Nico Rosberg wins crash-punctuated Belgian GP
Ricciardo second, Hamilton charges to third from the back of the grid.
Nico Rosberg scored his first Belgian Grand Prix victory on Sunday, but his Mercedes team-mate Lewis Hamilton assuaged some of the pain of a back-of-grid start by taking a fine third in a crazy, chaotic race at Spa.
Pole man Rosberg’s go-to-whoa win means he has now reduced to nine points the margin to drivers’ championship rival Hamilton. The Briton would have been more than satisfied to finish on the podium, after being forced to the rear due to numerous penalties accrued for three power unit changes in practice and qualifying.
Hamilton’s progress through the field was made easier by a mad start to the grand prix, triggered when teenage wunderkind Max Verstappen, from second on the grid, attempted to make up for an ordinary start by firing back under the Ferrari of Kimi Raikkonen at the La Source hairpin. The Finn, who in turn was being squeezed by team-mate Sebastian Vettel, had nowhere to go, bouncing into the German.
Vettel spun to the back, while Verstappen and Raikkonen were forced to pit due to damage.
Verstappen quickly exonerated himself, blaming the red cars: “They just turned into me.”
It wasn’t to be the first contretemps involving the Dutch teenager.
From fifth on the grid, Red Bull's Daniel Ricciardo escaped the melee and continued his sparkling form at Spa to go on to finish second, splitting the two Mercs and scoring more welcome drivers and constructors championship points.
The Force India pair of Nico Hulkenberg and Sergio Perez also enjoyed a fine race to claim fourth and fifth ahead of Vettel and Raikkonen, who recovered from their early tribulations and further run-ins with rivals to manage an unsatisfactory sixth and ninth.
After five laps and some scrappy driving from some, the field was down to 17 cars.
By lap six back-row starters Fernando Alonso and Hamilton were up to 10th and 11th when the virtual safety car neutralised the race after Kevin Magnussen lost his Renault out of Eau Rouge and crashed at high speed. He hobbled away but was hospitalised with an ankle injury as some cars pitted for tyres, promoting Alonso and Hamilton to fourth and fifth. Leaders Rosberg and Ricciardo stayed out perhaps anticipating what was to come…
On lap nine the GP was red-flagged for 17 minutes to allow the barriers damaged by the Magnussen crash to be repaired. In this situation Rosberg, Ricciardo and others were handed a “free” pit stop, restarting on fresh rubber.
Further back, Raikkonen and Verstappen banged together as hostilities were resumed. And when Verstappen pointedly jinked late to block Raikkonen down the Kemmel straight, the Finn set the radio alight with some expressive language.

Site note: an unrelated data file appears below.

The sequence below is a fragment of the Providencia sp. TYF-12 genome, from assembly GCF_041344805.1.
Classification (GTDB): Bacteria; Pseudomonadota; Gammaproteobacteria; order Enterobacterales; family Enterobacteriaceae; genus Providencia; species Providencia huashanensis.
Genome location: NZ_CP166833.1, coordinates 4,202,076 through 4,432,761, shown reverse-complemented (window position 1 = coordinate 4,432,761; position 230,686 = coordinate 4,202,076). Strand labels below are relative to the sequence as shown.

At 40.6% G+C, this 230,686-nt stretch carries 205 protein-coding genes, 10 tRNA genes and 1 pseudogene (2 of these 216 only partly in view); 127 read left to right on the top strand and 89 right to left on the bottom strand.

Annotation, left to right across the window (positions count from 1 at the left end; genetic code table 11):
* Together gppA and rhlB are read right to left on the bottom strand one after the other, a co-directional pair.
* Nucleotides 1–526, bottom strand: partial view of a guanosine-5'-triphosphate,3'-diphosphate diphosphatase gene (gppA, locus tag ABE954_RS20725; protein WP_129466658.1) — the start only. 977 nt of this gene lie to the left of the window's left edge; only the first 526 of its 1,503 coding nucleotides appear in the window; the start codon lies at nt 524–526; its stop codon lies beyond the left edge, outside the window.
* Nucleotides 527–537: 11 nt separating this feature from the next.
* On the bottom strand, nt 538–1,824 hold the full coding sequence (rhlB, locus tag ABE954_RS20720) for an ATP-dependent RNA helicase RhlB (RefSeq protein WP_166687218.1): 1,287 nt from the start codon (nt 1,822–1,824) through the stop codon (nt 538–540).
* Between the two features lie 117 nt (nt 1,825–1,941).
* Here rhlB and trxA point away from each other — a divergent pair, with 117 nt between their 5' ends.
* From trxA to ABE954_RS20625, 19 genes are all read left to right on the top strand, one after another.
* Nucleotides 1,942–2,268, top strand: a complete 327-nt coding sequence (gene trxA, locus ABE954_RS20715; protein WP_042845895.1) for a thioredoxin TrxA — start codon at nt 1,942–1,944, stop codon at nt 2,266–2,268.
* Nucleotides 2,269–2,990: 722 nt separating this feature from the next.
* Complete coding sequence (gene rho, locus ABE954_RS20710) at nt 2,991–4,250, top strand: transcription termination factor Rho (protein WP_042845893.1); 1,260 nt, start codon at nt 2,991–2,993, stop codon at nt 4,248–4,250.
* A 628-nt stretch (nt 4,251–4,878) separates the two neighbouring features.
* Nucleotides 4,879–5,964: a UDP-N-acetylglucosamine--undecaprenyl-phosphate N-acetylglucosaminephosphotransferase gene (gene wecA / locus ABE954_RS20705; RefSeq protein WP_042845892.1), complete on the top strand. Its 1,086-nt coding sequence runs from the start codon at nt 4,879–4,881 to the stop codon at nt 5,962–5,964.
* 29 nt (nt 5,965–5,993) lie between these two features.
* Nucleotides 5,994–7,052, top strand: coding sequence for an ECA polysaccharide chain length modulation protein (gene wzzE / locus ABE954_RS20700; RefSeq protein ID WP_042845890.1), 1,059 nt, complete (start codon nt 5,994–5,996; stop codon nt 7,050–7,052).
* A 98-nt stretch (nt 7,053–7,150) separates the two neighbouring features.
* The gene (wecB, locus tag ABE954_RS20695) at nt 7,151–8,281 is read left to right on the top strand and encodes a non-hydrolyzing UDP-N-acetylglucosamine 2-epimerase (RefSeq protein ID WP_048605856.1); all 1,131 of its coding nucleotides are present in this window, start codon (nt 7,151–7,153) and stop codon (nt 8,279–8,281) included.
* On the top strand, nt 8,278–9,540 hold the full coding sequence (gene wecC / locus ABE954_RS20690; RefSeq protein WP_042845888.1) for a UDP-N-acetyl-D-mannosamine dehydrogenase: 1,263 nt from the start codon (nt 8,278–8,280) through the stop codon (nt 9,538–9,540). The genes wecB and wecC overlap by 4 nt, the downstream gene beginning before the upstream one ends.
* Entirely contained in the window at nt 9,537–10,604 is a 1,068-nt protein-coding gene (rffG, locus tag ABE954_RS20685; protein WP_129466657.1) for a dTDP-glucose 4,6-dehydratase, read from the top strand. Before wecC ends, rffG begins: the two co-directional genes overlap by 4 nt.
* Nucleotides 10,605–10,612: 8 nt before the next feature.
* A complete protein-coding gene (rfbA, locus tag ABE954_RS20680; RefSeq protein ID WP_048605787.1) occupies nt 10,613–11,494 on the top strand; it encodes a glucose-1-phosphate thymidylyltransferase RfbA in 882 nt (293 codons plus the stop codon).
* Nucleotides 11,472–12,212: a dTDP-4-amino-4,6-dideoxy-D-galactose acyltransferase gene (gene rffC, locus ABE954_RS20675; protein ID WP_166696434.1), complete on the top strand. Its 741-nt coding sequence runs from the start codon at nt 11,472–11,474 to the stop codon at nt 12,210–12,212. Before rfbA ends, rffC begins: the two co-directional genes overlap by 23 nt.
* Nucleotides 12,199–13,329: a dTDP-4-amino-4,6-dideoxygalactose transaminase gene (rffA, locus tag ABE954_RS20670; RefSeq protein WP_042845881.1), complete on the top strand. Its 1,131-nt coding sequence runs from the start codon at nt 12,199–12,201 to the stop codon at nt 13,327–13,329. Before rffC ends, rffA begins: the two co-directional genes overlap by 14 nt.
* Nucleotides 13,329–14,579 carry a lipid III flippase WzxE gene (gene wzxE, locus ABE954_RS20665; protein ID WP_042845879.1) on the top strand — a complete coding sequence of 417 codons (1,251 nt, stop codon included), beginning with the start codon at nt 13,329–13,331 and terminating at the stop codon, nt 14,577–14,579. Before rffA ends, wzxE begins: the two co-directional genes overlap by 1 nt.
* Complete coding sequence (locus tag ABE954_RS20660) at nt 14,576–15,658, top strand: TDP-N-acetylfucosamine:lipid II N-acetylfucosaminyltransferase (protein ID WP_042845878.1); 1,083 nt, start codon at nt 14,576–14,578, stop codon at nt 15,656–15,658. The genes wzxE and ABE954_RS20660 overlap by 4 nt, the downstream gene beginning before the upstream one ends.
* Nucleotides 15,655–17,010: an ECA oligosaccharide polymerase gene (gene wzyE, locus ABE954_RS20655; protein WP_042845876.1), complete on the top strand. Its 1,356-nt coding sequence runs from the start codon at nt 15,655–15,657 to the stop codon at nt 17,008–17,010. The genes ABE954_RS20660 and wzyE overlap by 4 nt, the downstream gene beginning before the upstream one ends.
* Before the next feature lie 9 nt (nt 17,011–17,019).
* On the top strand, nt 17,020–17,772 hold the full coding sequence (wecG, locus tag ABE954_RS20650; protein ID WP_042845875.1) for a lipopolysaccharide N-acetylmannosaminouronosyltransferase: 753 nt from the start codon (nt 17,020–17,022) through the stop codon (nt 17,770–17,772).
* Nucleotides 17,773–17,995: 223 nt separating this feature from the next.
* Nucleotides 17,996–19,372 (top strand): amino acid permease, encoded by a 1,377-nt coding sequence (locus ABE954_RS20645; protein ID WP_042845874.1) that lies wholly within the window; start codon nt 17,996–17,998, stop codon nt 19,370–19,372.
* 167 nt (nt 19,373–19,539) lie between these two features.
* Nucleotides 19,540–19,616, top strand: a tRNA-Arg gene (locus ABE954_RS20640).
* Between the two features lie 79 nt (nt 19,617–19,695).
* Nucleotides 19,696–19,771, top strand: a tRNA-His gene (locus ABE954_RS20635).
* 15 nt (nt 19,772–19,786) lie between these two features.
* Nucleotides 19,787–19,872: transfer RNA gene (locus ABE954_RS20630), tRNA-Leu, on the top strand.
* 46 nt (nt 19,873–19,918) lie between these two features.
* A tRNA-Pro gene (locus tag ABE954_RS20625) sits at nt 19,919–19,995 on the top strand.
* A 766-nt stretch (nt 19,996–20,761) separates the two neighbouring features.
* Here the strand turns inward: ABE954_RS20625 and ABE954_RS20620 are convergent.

By half distance Hamilton was well entrenched in third and some supporters in the commentary box were ambitiously thinking he might catch Ricciardo, who in his smart way controlled his pace to the end.
Verstappen’s eventful race didn’t get a whole lot better. In front of a huge – some say record – crowd that turned out in the rare Belgian sunshine to support F1’s latest wunderkind, the son of a Belgian mum and Dutch dad, he could only manage 11th.
His driving attracted criticism from Raikkonen who suggested he’ll have a massive crash unless he changes his behaviour. Mercedes boss Toto Wolff suggested Verstappen is “refreshing but dangerous”. Certainly, he can be very fast, but occasionally impetuous and erratic. We saw it at Monaco, and now Spa.
Verstappen too was the guy with a unique tyre choice and strategy – starting the race on faster though fragile supersofts amongst a bunch of cars fitted with softs. His turn one shunt ended that experiment.
Formula One does expose itself to ridicule occasionally, and so it did on Saturday when Lewis Hamilton incurred a 60-grid spot penalty (in a field of 22 cars) after fitting three new power units and other key components over the weekend.
The reality is that Hamilton started from the back row.
But how silly are these sanctions? Imposing grid penalties for replacing power units was introduced in a bid to cut costs. In seasons of old, teams would be fitting new engines almost daily sometimes. Now the limit is five per season after which the drivers face penalties. There is no carry-over for big penalties like Hamilton’s 60-grid spots, so going to the back of the grid (or pit lane) for one race is as much as can be imposed. The slate is wiped for the next grand prix.
But we ask again; why do the drivers have to wear the penalties for a team’s technical weaknesses? Ludicrous.
Whincup and van Gisbergen share spoils at SMP
Red Bull Racing steamroller dominates with two one-twos…
It was a memorable weekend for Supercars most popular driver Craig Lowndes who chalked up his 600th race start on Sunday at Sydney Motorsport Park.
But Jamie Whincup sullied what would have been a dream outcome by denying his Triple Eight team-mate victory in the milestone outing, the veteran having to settle for a fine second place.
It was a weekend of dominance for the Triple Eight trio, Shane van Gisbergen edging Whincup in an epic duel in Saturday’s sprint, before the six-times champ (and his pit-crew) combined brilliantly the following day to land his 100th Supercars victory.
A pair of Triple Eight one-twos in Sydney tells the tale of breathtaking ascendancy in a category where every car is as close to equal as technically possible.
Whincup joins Lowndes (105 wins) as the only drivers to have reached triple figure race successes.
Lowndes appeared set for a fairy tale win after he got away to an extraordinary start in Sunday’s 200km contest, passing pole sitter Chaz Mostert around the outside at turn one from fourth on the grid, and maintaining his lead until the cycle of pit stops.
At the second round of compulsory stops, the Whincup and Lowndess entered pitlane bumper to bumper with Lowndes ahead, but the positions were reversed – just – when they exited. And track position means so much when the classy guys are in combat. They rarely make mistakes.
Whincup, who started third, finished 2.58sec ahead of the TeamVortex Commodore. Mostert was third.